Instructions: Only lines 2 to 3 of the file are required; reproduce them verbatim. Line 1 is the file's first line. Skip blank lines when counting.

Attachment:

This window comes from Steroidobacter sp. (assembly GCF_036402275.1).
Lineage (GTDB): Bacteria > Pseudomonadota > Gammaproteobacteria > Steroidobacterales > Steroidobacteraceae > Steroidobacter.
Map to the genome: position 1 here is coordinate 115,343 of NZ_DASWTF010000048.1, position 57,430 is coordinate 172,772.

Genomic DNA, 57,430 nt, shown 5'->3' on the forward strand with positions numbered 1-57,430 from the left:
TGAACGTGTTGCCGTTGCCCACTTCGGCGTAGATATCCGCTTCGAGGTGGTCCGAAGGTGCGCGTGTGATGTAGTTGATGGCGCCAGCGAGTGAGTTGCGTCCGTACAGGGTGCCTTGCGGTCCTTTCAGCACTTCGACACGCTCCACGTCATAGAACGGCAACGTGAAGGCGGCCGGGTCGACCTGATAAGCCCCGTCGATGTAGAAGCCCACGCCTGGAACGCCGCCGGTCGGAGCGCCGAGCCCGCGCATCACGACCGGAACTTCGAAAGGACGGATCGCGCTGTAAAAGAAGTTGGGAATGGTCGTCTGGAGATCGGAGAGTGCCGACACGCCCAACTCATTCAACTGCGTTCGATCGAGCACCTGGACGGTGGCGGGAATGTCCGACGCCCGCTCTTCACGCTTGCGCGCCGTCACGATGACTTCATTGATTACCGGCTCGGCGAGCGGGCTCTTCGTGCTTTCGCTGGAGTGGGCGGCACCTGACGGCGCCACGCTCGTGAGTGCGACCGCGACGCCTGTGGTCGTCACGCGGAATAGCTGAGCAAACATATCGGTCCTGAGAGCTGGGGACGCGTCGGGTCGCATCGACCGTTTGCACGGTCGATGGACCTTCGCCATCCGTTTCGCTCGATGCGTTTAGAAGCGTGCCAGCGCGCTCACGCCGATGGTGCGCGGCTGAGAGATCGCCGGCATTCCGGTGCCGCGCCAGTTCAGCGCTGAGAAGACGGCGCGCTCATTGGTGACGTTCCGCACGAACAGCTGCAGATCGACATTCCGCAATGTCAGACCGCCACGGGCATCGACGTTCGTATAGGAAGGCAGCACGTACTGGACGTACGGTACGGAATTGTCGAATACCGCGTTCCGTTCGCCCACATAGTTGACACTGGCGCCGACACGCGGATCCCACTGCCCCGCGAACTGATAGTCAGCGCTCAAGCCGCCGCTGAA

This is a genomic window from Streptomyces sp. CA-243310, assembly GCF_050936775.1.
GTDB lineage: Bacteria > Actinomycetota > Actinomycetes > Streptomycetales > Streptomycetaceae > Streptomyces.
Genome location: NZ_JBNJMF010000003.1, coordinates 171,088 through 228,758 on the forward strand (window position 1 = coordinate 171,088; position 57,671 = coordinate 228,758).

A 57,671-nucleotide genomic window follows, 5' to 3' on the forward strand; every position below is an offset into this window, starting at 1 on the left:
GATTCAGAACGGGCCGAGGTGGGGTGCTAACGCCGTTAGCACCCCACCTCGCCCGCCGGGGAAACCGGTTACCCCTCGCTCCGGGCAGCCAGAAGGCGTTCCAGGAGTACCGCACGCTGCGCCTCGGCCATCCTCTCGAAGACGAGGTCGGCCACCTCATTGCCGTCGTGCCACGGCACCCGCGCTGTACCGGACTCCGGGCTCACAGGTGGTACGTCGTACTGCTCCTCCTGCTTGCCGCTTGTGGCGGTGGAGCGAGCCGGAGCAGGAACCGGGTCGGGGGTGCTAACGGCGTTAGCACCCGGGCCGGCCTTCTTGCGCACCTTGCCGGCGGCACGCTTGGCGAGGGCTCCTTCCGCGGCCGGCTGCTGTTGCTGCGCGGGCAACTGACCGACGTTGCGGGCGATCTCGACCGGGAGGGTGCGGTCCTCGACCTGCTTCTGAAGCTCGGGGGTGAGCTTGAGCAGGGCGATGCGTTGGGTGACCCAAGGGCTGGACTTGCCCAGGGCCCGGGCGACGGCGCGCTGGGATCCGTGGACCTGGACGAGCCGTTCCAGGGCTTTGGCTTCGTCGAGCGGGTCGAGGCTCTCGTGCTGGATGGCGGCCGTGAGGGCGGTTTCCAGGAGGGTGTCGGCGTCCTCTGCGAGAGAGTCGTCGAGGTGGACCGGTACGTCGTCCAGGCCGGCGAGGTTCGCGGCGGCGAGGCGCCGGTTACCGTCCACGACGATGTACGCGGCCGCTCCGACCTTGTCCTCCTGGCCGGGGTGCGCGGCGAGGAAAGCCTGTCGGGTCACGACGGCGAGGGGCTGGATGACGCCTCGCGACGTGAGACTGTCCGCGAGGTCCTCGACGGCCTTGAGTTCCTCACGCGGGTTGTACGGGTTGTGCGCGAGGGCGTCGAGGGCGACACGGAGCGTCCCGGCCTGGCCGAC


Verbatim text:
Lineage (GTDB): Bacteria > Pseudomonadota > Gammaproteobacteria > Steroidobacterales > Steroidobacteraceae > Steroidobacter.
Map to the genome: position 1 here is coordinate 115,343 of NZ_DASWTF010000048.1, position 57,430 is coordinate 172,772.